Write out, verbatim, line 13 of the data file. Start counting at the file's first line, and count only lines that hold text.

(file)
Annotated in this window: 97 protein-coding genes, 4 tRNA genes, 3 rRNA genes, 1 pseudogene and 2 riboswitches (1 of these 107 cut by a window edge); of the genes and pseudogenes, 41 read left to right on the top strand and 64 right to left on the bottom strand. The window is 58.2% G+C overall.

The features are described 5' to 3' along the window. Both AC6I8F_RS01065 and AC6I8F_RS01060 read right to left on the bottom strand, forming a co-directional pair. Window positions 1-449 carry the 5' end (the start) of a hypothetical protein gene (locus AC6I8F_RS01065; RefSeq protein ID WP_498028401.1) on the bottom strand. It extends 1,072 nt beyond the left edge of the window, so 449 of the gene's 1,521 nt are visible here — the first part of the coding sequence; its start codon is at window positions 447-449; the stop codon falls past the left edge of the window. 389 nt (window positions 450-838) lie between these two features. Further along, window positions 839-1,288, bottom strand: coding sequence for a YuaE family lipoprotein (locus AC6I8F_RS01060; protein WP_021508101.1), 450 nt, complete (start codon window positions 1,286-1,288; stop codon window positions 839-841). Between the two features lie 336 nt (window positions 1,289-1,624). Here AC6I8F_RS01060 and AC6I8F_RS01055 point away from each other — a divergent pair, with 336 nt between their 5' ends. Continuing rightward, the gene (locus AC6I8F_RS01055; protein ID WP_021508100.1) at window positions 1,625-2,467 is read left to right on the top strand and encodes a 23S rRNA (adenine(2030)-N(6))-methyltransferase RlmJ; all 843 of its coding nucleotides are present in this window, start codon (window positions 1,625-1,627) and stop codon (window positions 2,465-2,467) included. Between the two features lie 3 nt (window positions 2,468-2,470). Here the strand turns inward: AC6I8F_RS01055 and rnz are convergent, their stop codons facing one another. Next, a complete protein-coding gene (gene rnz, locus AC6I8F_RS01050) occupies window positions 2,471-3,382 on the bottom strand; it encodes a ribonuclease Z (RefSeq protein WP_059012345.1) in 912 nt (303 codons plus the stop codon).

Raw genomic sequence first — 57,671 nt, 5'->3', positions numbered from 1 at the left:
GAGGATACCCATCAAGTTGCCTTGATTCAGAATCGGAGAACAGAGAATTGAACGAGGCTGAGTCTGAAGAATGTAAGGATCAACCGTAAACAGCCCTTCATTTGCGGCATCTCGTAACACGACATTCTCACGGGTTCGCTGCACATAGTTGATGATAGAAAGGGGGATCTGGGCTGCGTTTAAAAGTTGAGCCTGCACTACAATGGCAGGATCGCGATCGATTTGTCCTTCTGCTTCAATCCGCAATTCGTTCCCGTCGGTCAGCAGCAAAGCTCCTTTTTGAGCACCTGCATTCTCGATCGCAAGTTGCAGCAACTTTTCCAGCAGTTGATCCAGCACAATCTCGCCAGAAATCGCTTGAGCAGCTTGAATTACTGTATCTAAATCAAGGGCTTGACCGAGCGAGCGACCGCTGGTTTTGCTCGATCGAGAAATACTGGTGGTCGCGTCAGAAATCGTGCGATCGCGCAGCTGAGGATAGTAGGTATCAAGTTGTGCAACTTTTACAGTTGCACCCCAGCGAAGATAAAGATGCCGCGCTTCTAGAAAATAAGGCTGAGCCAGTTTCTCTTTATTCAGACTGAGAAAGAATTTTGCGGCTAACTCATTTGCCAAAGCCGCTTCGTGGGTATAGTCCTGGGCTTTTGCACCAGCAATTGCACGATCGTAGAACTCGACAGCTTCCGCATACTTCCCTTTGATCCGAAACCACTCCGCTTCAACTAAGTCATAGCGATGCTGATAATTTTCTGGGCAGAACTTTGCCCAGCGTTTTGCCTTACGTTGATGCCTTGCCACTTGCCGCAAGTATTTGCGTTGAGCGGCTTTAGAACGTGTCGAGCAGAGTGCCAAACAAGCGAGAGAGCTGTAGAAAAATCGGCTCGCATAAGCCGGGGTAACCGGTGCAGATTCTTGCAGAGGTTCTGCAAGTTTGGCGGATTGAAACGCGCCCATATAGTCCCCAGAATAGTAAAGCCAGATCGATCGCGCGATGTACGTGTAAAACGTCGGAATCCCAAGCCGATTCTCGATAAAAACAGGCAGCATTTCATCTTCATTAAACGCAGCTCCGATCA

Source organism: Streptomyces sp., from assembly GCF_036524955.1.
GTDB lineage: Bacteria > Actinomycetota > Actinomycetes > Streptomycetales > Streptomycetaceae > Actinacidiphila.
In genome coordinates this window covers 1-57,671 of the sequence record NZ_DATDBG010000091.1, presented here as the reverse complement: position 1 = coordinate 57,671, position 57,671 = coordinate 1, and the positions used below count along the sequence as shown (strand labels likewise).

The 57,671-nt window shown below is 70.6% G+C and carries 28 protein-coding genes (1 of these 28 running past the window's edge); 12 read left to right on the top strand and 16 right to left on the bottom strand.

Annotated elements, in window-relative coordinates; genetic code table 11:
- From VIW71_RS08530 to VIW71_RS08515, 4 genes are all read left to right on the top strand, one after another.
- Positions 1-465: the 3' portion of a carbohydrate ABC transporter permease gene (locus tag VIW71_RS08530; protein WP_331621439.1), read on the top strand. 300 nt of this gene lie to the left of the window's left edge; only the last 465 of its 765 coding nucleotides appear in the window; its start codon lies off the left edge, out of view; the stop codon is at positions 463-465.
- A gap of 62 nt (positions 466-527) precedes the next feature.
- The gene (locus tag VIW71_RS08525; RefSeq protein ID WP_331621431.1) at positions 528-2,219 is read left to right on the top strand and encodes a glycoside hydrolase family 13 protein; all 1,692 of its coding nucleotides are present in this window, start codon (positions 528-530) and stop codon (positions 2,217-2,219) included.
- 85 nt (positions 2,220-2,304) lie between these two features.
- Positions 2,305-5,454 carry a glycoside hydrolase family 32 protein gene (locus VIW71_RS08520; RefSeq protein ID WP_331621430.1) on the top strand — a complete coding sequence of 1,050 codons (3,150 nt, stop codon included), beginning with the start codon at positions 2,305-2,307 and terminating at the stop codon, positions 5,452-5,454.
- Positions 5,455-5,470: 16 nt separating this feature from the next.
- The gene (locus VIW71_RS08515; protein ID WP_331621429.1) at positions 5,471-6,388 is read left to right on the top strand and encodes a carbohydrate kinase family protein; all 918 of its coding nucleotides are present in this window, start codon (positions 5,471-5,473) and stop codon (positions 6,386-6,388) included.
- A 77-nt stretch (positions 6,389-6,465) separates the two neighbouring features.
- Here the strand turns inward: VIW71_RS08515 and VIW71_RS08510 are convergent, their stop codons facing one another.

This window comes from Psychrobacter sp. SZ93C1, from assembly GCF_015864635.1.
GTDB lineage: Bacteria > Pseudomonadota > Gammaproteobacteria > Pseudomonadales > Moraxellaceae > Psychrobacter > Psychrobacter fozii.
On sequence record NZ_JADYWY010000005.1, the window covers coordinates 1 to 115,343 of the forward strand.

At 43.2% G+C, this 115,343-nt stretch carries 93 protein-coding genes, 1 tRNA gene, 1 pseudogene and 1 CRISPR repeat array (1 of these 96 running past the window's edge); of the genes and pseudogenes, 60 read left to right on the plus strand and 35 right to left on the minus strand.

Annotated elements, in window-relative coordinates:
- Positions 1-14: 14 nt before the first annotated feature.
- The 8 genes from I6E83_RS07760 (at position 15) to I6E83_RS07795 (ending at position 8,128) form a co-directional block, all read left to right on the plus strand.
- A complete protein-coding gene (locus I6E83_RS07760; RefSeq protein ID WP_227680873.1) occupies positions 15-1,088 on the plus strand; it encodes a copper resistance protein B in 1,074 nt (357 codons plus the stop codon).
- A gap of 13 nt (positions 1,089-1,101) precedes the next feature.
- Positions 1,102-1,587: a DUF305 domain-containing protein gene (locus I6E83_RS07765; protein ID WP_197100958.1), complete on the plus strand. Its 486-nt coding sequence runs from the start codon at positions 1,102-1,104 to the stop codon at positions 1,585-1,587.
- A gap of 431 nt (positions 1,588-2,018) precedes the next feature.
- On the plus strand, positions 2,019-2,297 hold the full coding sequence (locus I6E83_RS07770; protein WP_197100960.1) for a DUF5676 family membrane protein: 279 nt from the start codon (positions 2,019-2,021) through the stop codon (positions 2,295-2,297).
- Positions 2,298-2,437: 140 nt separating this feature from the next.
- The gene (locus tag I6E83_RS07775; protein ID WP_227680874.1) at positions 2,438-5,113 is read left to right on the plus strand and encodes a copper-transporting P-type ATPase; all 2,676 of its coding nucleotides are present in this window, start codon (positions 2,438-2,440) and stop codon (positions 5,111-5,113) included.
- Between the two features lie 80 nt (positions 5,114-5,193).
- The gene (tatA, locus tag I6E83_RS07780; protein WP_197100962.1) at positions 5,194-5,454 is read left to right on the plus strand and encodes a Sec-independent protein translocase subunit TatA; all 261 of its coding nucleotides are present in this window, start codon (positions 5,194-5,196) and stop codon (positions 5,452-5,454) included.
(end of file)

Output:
- The gene (locus tag VIW71_RS08525; RefSeq protein ID WP_331621431.1) at positions 528-2,219 is read left to right on the top strand and encodes a glycoside hydrolase family 13 protein; all 1,692 of its coding nucleotides are present in this window, start codon (positions 528-530) and stop codon (positions 2,217-2,219) included.